Lean and configurable whitelist-oriented HTML sanitizer

  • insane

Downloads in past


442162.6.28 years ago9 years agoMinified + gzip package size for insane in KB


Lean and configurable whitelist-oriented HTML sanitizer

Works well in browsers, as its footprint size is very small (around ~2kb gzipped). API inspired by sanitize-html1 (which is around 100kb gzipped).
You would be insane not to use this!
npm install insane --save
insane('<div>foo<span>bar</span></div>', { allowedTags: ['div'] })
// <- '<div>foo</div>'

Contrary to similar sanitizers, insane drops the whole tree of descendants for elements that aren't allowed tags.
insane(html, options?, strict?)
  • html can be an arbitrary HTML string
  • options are detailed below
  • strict means that options won't be based off of insane.defaults if set to true

The parser takes into account that some elements can be self-closing. For safety reasons the sanitizer will only accept a valid URL for background, base, cite, href, longdesc, src, and usemap elements. "Valid URL" means that it begins with either #, /, or any of options.allowedSchemes (followed by :).


Sensible defaults are provided. You can override specific options as needed.


Defaults to ['http', 'https', 'mailto'].


An array of tags that you'll allow in the resulting HTML.
Only allow spans, discarding the rest of elements.

insane('<div>foo</div><span>bar</span>', {
  allowedTags: ['span']
// <- '<span>bar</span>'


An object describing the attributes you'll allow for each individual tag name.
Only allow spans, and only allow those spans to have an id (discarding the rest of their attributes).

insane('<span id="bar" class="super">bar</span>', {
  allowedTags: ['span'],
  allowedAttributes: { span: ['id'] }
// <- '<span id="bar">bar</span>'


If 'class' is listed as an allowed attribute, every single class will be allowed. If you don't list 'class' as an allowed attribute, you can provide a class whitelist per tag name.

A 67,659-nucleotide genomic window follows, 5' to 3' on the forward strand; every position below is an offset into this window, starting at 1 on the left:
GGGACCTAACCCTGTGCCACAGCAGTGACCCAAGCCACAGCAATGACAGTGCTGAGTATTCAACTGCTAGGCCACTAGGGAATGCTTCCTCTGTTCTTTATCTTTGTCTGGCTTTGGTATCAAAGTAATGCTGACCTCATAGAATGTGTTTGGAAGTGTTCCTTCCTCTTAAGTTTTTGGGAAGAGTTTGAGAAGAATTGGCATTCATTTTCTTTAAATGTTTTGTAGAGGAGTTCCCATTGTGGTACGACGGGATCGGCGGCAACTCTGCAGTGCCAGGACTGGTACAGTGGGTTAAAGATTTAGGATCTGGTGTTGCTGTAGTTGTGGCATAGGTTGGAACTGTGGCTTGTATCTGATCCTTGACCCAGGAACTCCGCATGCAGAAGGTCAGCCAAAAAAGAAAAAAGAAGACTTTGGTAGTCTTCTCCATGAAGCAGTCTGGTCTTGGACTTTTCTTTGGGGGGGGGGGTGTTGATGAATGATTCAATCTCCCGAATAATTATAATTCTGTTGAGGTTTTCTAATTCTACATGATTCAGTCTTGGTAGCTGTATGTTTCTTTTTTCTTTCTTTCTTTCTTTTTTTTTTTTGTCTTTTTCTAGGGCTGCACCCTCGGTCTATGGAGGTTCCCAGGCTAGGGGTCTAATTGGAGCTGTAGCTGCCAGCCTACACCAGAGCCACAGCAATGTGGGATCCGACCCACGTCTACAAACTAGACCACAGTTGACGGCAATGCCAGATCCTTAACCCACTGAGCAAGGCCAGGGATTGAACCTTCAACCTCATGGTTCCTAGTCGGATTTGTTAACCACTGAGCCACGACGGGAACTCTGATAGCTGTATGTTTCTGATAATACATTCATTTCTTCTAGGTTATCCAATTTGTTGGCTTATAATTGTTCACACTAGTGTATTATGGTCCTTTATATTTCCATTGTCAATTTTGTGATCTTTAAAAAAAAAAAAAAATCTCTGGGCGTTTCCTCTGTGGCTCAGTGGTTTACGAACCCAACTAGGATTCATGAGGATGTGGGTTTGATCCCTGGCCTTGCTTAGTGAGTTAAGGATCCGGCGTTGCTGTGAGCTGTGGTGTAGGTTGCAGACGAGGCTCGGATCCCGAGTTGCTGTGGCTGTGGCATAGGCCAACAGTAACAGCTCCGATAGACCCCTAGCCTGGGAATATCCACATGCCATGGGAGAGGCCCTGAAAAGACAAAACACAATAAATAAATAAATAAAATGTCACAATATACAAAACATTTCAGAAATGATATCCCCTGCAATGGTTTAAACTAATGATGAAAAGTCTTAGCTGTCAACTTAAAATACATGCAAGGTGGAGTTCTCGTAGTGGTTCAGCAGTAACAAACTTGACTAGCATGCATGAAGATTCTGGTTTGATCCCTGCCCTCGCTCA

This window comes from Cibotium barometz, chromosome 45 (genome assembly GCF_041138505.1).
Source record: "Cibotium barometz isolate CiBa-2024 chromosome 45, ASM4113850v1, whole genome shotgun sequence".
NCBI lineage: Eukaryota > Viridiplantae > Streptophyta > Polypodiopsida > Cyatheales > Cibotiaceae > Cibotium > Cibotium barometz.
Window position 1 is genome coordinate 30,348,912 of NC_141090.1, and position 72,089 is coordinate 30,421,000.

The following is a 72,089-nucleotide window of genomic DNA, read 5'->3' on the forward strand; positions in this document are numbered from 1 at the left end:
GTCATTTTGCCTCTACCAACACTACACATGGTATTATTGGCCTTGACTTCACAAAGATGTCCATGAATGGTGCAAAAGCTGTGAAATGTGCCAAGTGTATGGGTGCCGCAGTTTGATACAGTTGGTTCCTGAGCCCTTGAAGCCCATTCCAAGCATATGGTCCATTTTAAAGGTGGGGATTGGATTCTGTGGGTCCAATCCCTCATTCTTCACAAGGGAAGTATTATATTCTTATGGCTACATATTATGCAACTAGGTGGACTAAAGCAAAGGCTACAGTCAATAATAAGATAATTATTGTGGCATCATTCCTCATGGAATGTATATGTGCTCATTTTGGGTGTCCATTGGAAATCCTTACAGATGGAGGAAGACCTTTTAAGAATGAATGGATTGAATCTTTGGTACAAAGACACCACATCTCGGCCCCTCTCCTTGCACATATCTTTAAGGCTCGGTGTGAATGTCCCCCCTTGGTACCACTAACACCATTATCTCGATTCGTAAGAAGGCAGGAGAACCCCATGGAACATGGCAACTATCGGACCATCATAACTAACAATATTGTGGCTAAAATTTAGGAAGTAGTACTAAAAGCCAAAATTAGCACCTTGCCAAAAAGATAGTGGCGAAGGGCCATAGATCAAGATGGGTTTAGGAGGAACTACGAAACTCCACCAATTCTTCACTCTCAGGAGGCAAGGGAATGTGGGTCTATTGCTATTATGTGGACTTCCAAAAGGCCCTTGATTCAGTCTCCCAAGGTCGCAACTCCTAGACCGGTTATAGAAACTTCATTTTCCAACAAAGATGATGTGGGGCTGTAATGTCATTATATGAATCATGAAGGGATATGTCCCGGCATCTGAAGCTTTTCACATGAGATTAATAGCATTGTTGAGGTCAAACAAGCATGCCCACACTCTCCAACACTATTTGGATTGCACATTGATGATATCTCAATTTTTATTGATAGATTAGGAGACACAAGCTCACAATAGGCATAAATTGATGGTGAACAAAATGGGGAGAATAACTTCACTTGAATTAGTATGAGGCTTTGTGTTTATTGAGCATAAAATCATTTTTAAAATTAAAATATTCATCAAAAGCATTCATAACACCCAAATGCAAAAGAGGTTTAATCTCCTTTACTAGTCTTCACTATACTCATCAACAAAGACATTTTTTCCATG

Only allow spans to have super or bad class names, discarding the rest of them.

insane('<span class="super mean and bad">bar</span>', {
  allowedTags: ['span'],
  allowedClasses: { span: ['super', 'bad'] }
// <- '<span class="super bad">bar</span>'


Takes a function(token) that allows you to do additional validation beyond exact tag name and attribute matching. The token object passed to your filter contains the following properties.
  • tag is the lowercase tag name of the element
  • attrs is an object containing every attribute in the element, including those that may not be in the whitelist

If you return a falsy value the element and all of its descendants will not be included in the output. Note that you are allowed to change the attrs, and even add new ones, transforming the output.
Require that <span> elements have an aria-label value.

function filter (token) {
  return token.tag !== 'span' || token.attrs['aria-label'];
insane('<span aria-label="a foo">foo</span><span>bar</span>', {
  allowedTags: ['span'],
  allowedAttributes: { span: ['aria-label'] },
  filter: filter
// <- '<span aria-label="a foo">foo</span>'


Takes a function(text) that allows you to modify text content in HTML elements. Runs for every piece of text content. The returned value is used instead of the original text contents.


The default configuration is used if you don't provide any. This object is available at insane.defaults. You are free to manipulate the defaults themselves.
  "allowedAttributes": {
    "a": ["href", "name", "target"],
    "iframe": ["allowfullscreen", "frameborder", "src"],
    "img": ["src"]
  "allowedClasses": {},
  "allowedSchemes": ["http", "https", "mailto"],
  "allowedTags": [
    "a", "article", "b", "blockquote", "br", "caption", "code", "del", "details", "div", "em",
    "h1", "h2", "h3", "h4", "h5", "h6", "hr", "i", "img", "ins", "kbd", "li", "main", "ol",
    "p", "pre", "section", "span", "strike", "strong", "sub", "summary", "sup", "table",
    "tbody", "td", "th", "thead", "tr", "u", "ul"
  "filter": null,
  "transformText": null